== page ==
As with any of our projects, if you’re not comfortable safely operating any of these tools, please enlist the help of someone who is. We certainly don’t want anyone getting hurt in the name of patio flowers.

Enough about materials. On to the fun part! As I mentioned, the design is really nothing more than a plywood box. All of the cuts for the box can be simple chops of your plywood strips. Just remember to measure twice and cut once, since we always try to plan things so that we waste as little material as possible.

Again, we weren’t out for perfection on this one, as the boxes will sit outside our deck’s railings and will be mostly out of view. We were however concerned with a sturdy final product that looked good, and could be safely supported to hang 20′ off the ground. We jumped right in and started measuring and cutting our desired lengths.

Our small box, which is designed to grow a few tasty herbs, measures out to around 9″ x 9″ x 24″. Here’s how the dry fit looked. Again, incredibly simple.

We again put our entire line-up of Milwaukee drills to the test, with one drilling pilot holes, one countersinking (or chamfering if you prefer) and one driving screws. This is certainly a job that can be easily accomplished with one drill, but we had 3 on hand, so it was easiest to have one bit on each drill for speedy construction.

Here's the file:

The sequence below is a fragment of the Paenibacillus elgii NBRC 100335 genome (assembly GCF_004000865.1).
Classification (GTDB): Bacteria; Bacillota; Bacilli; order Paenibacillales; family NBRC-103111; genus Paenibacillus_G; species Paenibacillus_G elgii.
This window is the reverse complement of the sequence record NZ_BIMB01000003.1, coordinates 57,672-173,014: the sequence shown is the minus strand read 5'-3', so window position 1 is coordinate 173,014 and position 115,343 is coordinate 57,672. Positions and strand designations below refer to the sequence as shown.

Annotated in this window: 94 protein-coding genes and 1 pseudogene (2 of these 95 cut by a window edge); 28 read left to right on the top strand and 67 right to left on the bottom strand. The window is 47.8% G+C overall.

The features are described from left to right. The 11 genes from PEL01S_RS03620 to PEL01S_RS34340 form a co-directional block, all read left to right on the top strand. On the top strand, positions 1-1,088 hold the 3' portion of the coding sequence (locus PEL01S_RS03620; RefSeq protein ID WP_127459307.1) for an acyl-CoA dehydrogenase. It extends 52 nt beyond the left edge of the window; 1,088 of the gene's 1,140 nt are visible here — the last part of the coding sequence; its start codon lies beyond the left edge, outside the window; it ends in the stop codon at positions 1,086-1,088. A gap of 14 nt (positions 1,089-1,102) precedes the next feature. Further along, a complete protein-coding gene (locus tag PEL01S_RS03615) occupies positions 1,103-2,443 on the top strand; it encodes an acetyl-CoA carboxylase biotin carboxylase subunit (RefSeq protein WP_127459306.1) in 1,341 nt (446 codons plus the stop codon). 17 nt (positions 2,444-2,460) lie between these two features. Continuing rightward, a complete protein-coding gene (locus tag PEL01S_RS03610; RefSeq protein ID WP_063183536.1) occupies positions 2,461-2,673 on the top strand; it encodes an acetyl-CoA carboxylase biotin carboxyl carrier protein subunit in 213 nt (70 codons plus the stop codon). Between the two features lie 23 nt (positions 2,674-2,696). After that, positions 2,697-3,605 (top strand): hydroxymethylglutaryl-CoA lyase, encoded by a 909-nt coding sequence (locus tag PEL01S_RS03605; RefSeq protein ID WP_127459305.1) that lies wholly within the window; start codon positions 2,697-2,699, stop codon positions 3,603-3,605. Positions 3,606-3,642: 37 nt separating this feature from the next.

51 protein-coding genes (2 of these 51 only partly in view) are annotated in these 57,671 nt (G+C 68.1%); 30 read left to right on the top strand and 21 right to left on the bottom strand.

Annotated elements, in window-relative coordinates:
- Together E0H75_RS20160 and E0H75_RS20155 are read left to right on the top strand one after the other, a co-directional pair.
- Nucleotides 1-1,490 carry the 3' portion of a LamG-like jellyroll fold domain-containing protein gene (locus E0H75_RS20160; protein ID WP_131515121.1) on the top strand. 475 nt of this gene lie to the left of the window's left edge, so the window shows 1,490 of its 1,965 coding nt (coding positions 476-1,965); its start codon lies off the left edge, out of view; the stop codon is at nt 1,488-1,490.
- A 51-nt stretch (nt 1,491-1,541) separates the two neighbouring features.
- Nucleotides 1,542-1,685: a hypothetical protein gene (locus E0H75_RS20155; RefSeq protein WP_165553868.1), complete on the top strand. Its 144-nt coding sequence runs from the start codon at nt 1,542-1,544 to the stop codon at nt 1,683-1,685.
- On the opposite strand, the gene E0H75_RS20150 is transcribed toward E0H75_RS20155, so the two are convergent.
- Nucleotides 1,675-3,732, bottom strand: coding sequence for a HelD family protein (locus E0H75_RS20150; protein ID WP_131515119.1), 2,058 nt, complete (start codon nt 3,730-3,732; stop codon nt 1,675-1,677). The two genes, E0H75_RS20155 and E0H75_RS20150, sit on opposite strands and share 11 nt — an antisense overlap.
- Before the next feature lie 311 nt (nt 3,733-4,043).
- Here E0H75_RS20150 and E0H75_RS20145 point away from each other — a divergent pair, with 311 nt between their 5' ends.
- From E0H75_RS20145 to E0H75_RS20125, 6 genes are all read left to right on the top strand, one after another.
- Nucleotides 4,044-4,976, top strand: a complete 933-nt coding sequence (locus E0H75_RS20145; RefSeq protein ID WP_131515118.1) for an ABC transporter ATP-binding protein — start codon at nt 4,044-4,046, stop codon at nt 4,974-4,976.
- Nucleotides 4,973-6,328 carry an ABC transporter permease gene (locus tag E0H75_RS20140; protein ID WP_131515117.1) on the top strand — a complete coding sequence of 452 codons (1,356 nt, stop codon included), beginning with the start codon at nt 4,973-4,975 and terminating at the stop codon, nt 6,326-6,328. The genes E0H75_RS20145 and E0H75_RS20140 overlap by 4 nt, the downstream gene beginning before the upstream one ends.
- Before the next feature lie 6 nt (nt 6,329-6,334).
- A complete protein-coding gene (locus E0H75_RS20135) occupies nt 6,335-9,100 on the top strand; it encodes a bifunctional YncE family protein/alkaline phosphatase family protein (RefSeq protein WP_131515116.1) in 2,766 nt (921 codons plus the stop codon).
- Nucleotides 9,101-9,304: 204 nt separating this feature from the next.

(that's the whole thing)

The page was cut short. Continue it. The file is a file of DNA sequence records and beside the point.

Remember to assert a bit of pressure when joining the end pieces to the bottoms and sides. This will ensure a tight fit. Oh, and remember to hide your face.

Here’s how the 24″ box came together. Once we had our cuts made, it was assembled in just a few minutes. Total time for this simple box, start to finish was around 20 to 30 minutes.

…And just for scale, here’s how the 3 boxes turned out. Admittedly, they’re a little larger than we initially envisioned. We think 7″ to 8″ would be more than adequate width x height, but again, the most important thing here is scale. Like I said, we’re going big this year.

Here’s the approximate screw pattern we ended up using. Again, not pretty, but the ends will be trimmed, caulked and painted when it’s all said and done. If you end up with any unsightly gaps in your corner junctions, don’t worry too much. We’ll be caulking everything later to keep it all as water-tight as possible.

A quick sand (with our new Ryobi sander that I convinced Kim was absolutely necessary for this project, mind you!) to remove splinters and ready things for primer is a good idea at this point.